“Before” and “After” pictures seem to be everywhere, especially as it relates to encouraging weight loss. Honestly, this strategy makes me cringe. Is this really helpful or necessary? Before you glaze over and stop reading because you are thinking, “what’s the problem…these images really motivate individuals to achieve the desired result”, I challenge you to consider what an individual’s “after” the “after” picture looks like? For example, regarding weight loss, it has been proposed that only 2 out of 10 people who achieve modest weight loss are able to sustain that weight loss for greater than one year (Wing and Phelan, 2005). For the remaining dieters, most gain all or more of their weight back within one to three years. Was it because the successful 20% had before and after images?
In fact, individuals consistently come to me expressing their frustration over losing tens or even hundreds of pounds using the latest diet trend, supplement, weight loss program, and bariatric surgery, only to regain all of which they have lost. It breaks my heart when I see folks who have made significant healthy behavior changes with eating and exercise, but still are not happy with their “after” picture and turn to the next diet trend to “lose that last 10 pounds”. So, is this approach really motivating and helpful? Perhaps in the short term. But, at the very least, these images don’t seem to encourage long-lasting success, and at the worse, this approach continues to feed into our culture’s obsession with achieving a certain “look” and even more disappointment when that “look” can’t be achieved or sustained. My question is what do you want your “after” the “after” picture to really look like? My hope is that each individual will consider their success to be measured by some of the following qualities, not just a picture.
1) Overall health. Improving health markers, such as cholesterol, blood pressure, and blood sugar can happen when an individual participates in regular activity along with a balanced approach to nutrition. Many of these benefits are related to a slight decrease in weight, but can also occur with consistent lifestyle changes. An added benefit is decreasing the worry about these conditions.
2) Emotional well-being. Eating well, healthy activity and regular sleep can make a significant impact on your emotional state of mind. Although advertisements aim to convince us that weight loss alone will make us “happy”, the truth is that physical activity and eating well stimulates various brain chemicals that help us manage stress and emotions so we can feel more relaxed and peaceful.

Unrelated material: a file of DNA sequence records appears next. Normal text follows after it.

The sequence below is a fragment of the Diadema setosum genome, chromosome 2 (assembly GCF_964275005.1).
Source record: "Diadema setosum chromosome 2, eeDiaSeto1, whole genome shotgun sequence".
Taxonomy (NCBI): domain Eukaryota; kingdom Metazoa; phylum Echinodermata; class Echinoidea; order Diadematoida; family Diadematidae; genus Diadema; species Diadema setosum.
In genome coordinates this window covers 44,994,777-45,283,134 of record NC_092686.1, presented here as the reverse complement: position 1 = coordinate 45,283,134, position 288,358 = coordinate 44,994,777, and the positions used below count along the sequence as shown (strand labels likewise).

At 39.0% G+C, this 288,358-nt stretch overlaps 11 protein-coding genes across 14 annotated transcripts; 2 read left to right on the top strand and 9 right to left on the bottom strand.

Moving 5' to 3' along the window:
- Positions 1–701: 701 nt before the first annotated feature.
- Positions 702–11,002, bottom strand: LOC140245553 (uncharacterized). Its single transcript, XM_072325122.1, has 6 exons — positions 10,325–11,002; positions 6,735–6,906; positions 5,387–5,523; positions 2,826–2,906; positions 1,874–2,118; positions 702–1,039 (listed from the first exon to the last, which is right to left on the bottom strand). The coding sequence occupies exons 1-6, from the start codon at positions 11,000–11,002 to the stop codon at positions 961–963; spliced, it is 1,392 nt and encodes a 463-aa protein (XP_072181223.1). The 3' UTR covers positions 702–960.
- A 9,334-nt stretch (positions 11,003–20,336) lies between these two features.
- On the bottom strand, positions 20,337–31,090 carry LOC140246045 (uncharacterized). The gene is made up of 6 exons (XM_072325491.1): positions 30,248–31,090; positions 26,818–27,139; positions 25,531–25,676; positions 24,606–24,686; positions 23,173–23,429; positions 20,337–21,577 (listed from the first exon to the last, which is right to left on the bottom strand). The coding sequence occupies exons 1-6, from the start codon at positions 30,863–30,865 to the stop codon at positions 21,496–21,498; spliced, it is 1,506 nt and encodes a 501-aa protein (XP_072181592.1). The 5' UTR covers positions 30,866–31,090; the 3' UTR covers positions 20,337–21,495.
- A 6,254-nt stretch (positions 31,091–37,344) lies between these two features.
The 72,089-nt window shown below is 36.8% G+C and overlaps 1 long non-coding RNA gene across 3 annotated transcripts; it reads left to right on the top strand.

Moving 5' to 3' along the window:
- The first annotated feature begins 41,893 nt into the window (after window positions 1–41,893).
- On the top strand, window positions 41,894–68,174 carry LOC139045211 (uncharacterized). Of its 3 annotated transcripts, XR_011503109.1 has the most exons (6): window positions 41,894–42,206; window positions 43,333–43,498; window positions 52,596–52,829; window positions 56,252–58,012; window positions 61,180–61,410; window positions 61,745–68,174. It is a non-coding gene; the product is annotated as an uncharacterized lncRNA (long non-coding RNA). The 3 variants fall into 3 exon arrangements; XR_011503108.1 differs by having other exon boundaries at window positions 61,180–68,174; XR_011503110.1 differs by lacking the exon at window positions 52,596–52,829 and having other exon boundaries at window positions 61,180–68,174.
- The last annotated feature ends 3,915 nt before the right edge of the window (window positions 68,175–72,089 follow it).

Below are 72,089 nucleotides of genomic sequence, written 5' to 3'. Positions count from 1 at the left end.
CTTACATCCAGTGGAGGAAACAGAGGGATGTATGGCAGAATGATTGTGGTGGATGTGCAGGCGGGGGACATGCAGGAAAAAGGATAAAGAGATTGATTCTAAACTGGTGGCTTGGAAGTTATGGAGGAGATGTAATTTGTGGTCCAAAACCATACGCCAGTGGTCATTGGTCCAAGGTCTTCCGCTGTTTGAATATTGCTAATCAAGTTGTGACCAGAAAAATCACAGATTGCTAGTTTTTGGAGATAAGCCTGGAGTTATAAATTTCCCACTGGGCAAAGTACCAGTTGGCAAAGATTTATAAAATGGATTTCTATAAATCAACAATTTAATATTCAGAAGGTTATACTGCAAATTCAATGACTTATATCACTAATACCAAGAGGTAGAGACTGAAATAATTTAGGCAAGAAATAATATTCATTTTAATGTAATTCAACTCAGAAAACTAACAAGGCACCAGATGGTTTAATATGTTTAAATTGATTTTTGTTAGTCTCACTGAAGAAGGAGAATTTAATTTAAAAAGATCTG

3) Healthy eating behaviors. Many individuals work very hard to lose weight. Incorporating behaviors such as mindful eating, planning meals, cooking more, physical activity, and exploring new healthy foods are important and admirable. These intentional behaviors can result in more energy, sustainable weight control and a positive relationship with food, exercise, and weight. Sadly, too many miss the benefit of their accomplishments because of focusing on one thing – body size.
4) Decreased health care costs. These days, staying out of the doctor’s office due to disease and illness offers huge dividends. There is so much we can do to decrease disease risk with a healthy lifestyle. Much of this is a common sense, balanced approach to nutrition. My mantra is “eat to live” rather than a fear based approach to food and weight. Fear doesn’t help anyone, while accomplishing positive health changes with positive support can be enjoyable and fun!
5) Improved body image. Focusing on positive behavior change rather than the pressure of needing to change your “before” picture may help you feel better about your appearance, boost confidence, and improve self-esteem.
Whether or not you choose to employ “before” and “after” pictures as a motivational tool to accomplish your goals, my hope is that you will consider all the benefits of your hard work. Also, keep in mind that many people don’t like to see themselves in pictures. There are a number of psychological reasons for this, but in general, it may be more helpful to focus on something other than a picture.
“All my limitations are self-imposed, and my liberation can only come from true self-love.” ~ Max Robinson
Val Schonberg is a Registered, Licensed Dietitian who specializes in weight management, sports nutrition, disease